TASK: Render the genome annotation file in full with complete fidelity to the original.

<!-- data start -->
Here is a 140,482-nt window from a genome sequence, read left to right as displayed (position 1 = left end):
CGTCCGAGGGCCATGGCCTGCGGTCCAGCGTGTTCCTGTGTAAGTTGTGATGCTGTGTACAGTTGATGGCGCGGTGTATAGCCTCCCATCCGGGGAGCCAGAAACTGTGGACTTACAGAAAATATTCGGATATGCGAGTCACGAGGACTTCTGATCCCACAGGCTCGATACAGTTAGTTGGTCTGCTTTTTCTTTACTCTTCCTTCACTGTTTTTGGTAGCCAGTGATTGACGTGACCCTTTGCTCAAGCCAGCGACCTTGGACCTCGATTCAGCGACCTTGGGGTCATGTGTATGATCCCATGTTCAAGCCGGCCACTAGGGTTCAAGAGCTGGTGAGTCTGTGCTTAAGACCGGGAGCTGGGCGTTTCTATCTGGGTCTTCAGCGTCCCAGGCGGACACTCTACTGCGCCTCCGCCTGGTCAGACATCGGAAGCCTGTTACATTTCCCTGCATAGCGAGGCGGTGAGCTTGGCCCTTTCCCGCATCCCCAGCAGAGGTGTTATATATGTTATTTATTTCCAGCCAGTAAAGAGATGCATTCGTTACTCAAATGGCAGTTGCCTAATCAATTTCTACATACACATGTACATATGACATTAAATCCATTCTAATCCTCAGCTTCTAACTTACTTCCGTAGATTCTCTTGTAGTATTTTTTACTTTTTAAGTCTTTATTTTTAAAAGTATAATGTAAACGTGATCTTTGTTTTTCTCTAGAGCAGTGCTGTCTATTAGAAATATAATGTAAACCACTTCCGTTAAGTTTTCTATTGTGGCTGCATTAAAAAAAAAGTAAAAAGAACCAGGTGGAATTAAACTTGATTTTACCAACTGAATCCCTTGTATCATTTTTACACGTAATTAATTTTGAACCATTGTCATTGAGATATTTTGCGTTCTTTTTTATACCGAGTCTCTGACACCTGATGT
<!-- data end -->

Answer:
Here is a 140,482-nt window from a genome sequence, read left to right as displayed (position 1 = left end):
CGTCCGAGGGCCATGGCCTGCGGTCCAGCGTGTTCCTGTGTAAGTTGTGATGCTGTGTACAGTTGATGGCGCGGTGTATAGCCTCCCATCCGGGGAGCCAGAAACTGTGGACTTACAGAAAATATTCGGATATGCGAGTCACGAGGACTTCTGATCCCACAGGCTCGATACAGTTAGTTGGTCTGCTTTTTCTTTACTCTTCCTTCACTGTTTTTGGTAGCCAGTGATTGACGTGACCCTTTGCTCAAGCCAGCGACCTTGGACCTCGATTCAGCGACCTTGGGGTCATGTGTATGATCCCATGTTCAAGCCGGCCACTAGGGTTCAAGAGCTGGTGAGTCTGTGCTTAAGACCGGGAGCTGGGCGTTTCTATCTGGGTCTTCAGCGTCCCAGGCGGACACTCTACTGCGCCTCCGCCTGGTCAGACATCGGAAGCCTGTTACATTTCCCTGCATAGCGAGGCGGTGAGCTTGGCCCTTTCCCGCATCCCCAGCAGAGGTGTTATATATGTTATTTATTTCCAGCCAGTAAAGAGATGCATTCGTTACTCAAATGGCAGTTGCCTAATCAATTTCTACATACACATGTACATATGACATTAAATCCATTCTAATCCTCAGCTTCTAACTTACTTCCGTAGATTCTCTTGTAGTATTTTTTACTTTTTAAGTCTTTATTTTTAAAAGTATAATGTAAACGTGATCTTTGTTTTTCTCTAGAGCAGTGCTGTCTATTAGAAATATAATGTAAACCACTTCCGTTAAGTTTTCTATTGTGGCTGCATTAAAAAAAAAGTAAAAAGAACCAGGTGGAATTAAACTTGATTTTACCAACTGAATCCCTTGTATCATTTTTACACGTAATTAATTTTGAACCATTGTCATTGAGATATTTTGCGTTCTTTTTTATACCGAGTCTCTGACACCTGATGT